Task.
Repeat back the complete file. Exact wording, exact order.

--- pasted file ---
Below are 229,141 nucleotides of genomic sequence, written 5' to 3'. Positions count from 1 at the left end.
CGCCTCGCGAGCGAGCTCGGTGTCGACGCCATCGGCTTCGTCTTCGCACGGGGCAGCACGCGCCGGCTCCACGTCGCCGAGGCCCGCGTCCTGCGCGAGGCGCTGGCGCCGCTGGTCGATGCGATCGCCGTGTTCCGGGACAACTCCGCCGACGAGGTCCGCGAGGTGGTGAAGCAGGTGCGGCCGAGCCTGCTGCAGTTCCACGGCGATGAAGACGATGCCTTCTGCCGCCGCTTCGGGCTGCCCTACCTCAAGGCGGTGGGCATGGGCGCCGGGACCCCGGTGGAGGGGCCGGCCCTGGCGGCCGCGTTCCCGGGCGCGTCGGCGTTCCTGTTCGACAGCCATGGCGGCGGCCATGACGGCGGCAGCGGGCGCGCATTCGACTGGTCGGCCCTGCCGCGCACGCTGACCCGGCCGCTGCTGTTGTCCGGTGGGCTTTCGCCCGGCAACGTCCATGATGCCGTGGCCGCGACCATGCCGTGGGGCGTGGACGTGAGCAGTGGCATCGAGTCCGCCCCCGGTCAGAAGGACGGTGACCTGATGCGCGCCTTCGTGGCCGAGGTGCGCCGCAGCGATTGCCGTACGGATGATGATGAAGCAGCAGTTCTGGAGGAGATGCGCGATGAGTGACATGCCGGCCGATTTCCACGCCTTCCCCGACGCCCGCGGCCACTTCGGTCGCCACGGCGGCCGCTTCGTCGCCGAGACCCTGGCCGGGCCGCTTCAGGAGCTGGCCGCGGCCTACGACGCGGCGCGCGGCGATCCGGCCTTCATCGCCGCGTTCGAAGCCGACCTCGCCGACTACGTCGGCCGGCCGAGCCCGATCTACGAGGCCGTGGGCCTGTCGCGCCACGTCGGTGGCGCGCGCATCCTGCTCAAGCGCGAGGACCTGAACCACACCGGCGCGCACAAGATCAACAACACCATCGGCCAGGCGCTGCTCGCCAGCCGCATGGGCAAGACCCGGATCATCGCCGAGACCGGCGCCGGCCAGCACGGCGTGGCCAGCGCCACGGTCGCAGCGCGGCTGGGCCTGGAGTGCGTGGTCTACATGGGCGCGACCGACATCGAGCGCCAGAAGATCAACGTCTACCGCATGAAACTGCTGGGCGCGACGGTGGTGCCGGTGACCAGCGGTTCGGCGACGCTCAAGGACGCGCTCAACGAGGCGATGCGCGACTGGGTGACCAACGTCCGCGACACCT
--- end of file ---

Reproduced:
Below are 229,141 nucleotides of genomic sequence, written 5' to 3'. Positions count from 1 at the left end.
CGCCTCGCGAGCGAGCTCGGTGTCGACGCCATCGGCTTCGTCTTCGCACGGGGCAGCACGCGCCGGCTCCACGTCGCCGAGGCCCGCGTCCTGCGCGAGGCGCTGGCGCCGCTGGTCGATGCGATCGCCGTGTTCCGGGACAACTCCGCCGACGAGGTCCGCGAGGTGGTGAAGCAGGTGCGGCCGAGCCTGCTGCAGTTCCACGGCGATGAAGACGATGCCTTCTGCCGCCGCTTCGGGCTGCCCTACCTCAAGGCGGTGGGCATGGGCGCCGGGACCCCGGTGGAGGGGCCGGCCCTGGCGGCCGCGTTCCCGGGCGCGTCGGCGTTCCTGTTCGACAGCCATGGCGGCGGCCATGACGGCGGCAGCGGGCGCGCATTCGACTGGTCGGCCCTGCCGCGCACGCTGACCCGGCCGCTGCTGTTGTCCGGTGGGCTTTCGCCCGGCAACGTCCATGATGCCGTGGCCGCGACCATGCCGTGGGGCGTGGACGTGAGCAGTGGCATCGAGTCCGCCCCCGGTCAGAAGGACGGTGACCTGATGCGCGCCTTCGTGGCCGAGGTGCGCCGCAGCGATTGCCGTACGGATGATGATGAAGCAGCAGTTCTGGAGGAGATGCGCGATGAGTGACATGCCGGCCGATTTCCACGCCTTCCCCGACGCCCGCGGCCACTTCGGTCGCCACGGCGGCCGCTTCGTCGCCGAGACCCTGGCCGGGCCGCTTCAGGAGCTGGCCGCGGCCTACGACGCGGCGCGCGGCGATCCGGCCTTCATCGCCGCGTTCGAAGCCGACCTCGCCGACTACGTCGGCCGGCCGAGCCCGATCTACGAGGCCGTGGGCCTGTCGCGCCACGTCGGTGGCGCGCGCATCCTGCTCAAGCGCGAGGACCTGAACCACACCGGCGCGCACAAGATCAACAACACCATCGGCCAGGCGCTGCTCGCCAGCCGCATGGGCAAGACCCGGATCATCGCCGAGACCGGCGCCGGCCAGCACGGCGTGGCCAGCGCCACGGTCGCAGCGCGGCTGGGCCTGGAGTGCGTGGTCTACATGGGCGCGACCGACATCGAGCGCCAGAAGATCAACGTCTACCGCATGAAACTGCTGGGCGCGACGGTGGTGCCGGTGACCAGCGGTTCGGCGACGCTCAAGGACGCGCTCAACGAGGCGATGCGCGACTGGGTGACCAACGTCCGCGACACCT